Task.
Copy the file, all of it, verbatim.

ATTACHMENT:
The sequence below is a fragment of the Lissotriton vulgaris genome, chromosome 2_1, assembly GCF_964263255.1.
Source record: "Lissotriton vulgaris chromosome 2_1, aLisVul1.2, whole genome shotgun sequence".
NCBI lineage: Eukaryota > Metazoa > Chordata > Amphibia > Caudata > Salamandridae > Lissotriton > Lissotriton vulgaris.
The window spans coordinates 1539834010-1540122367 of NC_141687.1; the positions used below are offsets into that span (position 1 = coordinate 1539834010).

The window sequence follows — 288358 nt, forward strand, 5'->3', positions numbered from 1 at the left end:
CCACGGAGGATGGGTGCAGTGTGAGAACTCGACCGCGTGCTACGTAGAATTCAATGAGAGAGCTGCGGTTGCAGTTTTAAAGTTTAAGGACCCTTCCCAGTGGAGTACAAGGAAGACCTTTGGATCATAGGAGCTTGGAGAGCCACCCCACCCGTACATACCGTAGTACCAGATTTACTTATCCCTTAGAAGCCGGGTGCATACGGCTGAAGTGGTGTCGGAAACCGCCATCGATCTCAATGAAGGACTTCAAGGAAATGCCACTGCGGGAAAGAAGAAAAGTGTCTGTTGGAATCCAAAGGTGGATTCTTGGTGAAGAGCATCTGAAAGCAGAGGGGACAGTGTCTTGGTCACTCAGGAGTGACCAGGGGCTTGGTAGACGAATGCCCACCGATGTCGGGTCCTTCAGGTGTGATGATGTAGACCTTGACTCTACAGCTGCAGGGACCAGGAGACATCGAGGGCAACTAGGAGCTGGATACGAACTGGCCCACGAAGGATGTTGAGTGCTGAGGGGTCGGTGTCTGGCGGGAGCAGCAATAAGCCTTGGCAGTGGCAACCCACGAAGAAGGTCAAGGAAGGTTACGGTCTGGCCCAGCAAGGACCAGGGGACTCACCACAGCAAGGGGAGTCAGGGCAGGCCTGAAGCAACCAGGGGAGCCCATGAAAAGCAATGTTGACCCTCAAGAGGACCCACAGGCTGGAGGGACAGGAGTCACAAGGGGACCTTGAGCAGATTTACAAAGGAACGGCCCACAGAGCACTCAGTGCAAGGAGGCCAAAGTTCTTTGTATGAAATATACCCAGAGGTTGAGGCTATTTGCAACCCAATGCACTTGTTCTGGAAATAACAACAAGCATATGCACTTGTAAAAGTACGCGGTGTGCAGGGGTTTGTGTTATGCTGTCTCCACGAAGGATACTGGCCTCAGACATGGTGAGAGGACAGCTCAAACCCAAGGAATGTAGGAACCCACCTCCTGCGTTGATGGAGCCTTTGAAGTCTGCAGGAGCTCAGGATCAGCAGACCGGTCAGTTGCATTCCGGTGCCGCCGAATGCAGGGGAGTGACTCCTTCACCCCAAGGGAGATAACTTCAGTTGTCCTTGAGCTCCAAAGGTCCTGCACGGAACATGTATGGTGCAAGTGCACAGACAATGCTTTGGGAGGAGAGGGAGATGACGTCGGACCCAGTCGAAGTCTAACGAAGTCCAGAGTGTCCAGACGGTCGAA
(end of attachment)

The sequence below is a fragment of the Lissotriton vulgaris genome, chromosome 2_1, assembly GCF_964263255.1.
Source record: "Lissotriton vulgaris chromosome 2_1, aLisVul1.2, whole genome shotgun sequence".
NCBI lineage: Eukaryota > Metazoa > Chordata > Amphibia > Caudata > Salamandridae > Lissotriton > Lissotriton vulgaris.
The window spans coordinates 1539834010-1540122367 of NC_141687.1; the positions used below are offsets into that span (position 1 = coordinate 1539834010).

The window sequence follows — 288358 nt, forward strand, 5'->3', positions numbered from 1 at the left end:
CCACGGAGGATGGGTGCAGTGTGAGAACTCGACCGCGTGCTACGTAGAATTCAATGAGAGAGCTGCGGTTGCAGTTTTAAAGTTTAAGGACCCTTCCCAGTGGAGTACAAGGAAGACCTTTGGATCATAGGAGCTTGGAGAGCCACCCCACCCGTACATACCGTAGTACCAGATTTACTTATCCCTTAGAAGCCGGGTGCATACGGCTGAAGTGGTGTCGGAAACCGCCATCGATCTCAATGAAGGACTTCAAGGAAATGCCACTGCGGGAAAGAAGAAAAGTGTCTGTTGGAATCCAAAGGTGGATTCTTGGTGAAGAGCATCTGAAAGCAGAGGGGACAGTGTCTTGGTCACTCAGGAGTGACCAGGGGCTTGGTAGACGAATGCCCACCGATGTCGGGTCCTTCAGGTGTGATGATGTAGACCTTGACTCTACAGCTGCAGGGACCAGGAGACATCGAGGGCAACTAGGAGCTGGATACGAACTGGCCCACGAAGGATGTTGAGTGCTGAGGGGTCGGTGTCTGGCGGGAGCAGCAATAAGCCTTGGCAGTGGCAACCCACGAAGAAGGTCAAGGAAGGTTACGGTCTGGCCCAGCAAGGACCAGGGGACTCACCACAGCAAGGGGAGTCAGGGCAGGCCTGAAGCAACCAGGGGAGCCCATGAAAAGCAATGTTGACCCTCAAGAGGACCCACAGGCTGGAGGGACAGGAGTCACAAGGGGACCTTGAGCAGATTTACAAAGGAACGGCCCACAGAGCACTCAGTGCAAGGAGGCCAAAGTTCTTTGTATGAAATATACCCAGAGGTTGAGGCTATTTGCAACCCAATGCACTTGTTCTGGAAATAACAACAAGCATATGCACTTGTAAAAGTACGCGGTGTGCAGGGGTTTGTGTTATGCTGTCTCCACGAAGGATACTGGCCTCAGACATGGTGAGAGGACAGCTCAAACCCAAGGAATGTAGGAACCCACCTCCTGCGTTGATGGAGCCTTTGAAGTCTGCAGGAGCTCAGGATCAGCAGACCGGTCAGTTGCATTCCGGTGCCGCCGAATGCAGGGGAGTGACTCCTTCACCCCAAGGGAGATAACTTCAGTTGTCCTTGAGCTCCAAAGGTCCTGCACGGAACATGTATGGTGCAAGTGCACAGACAATGCTTTGGGAGGAGAGGGAGATGACGTCGGACCCAGTCGAAGTCTAACGAAGTCCAGAGTGTCCAGACGGTCGAA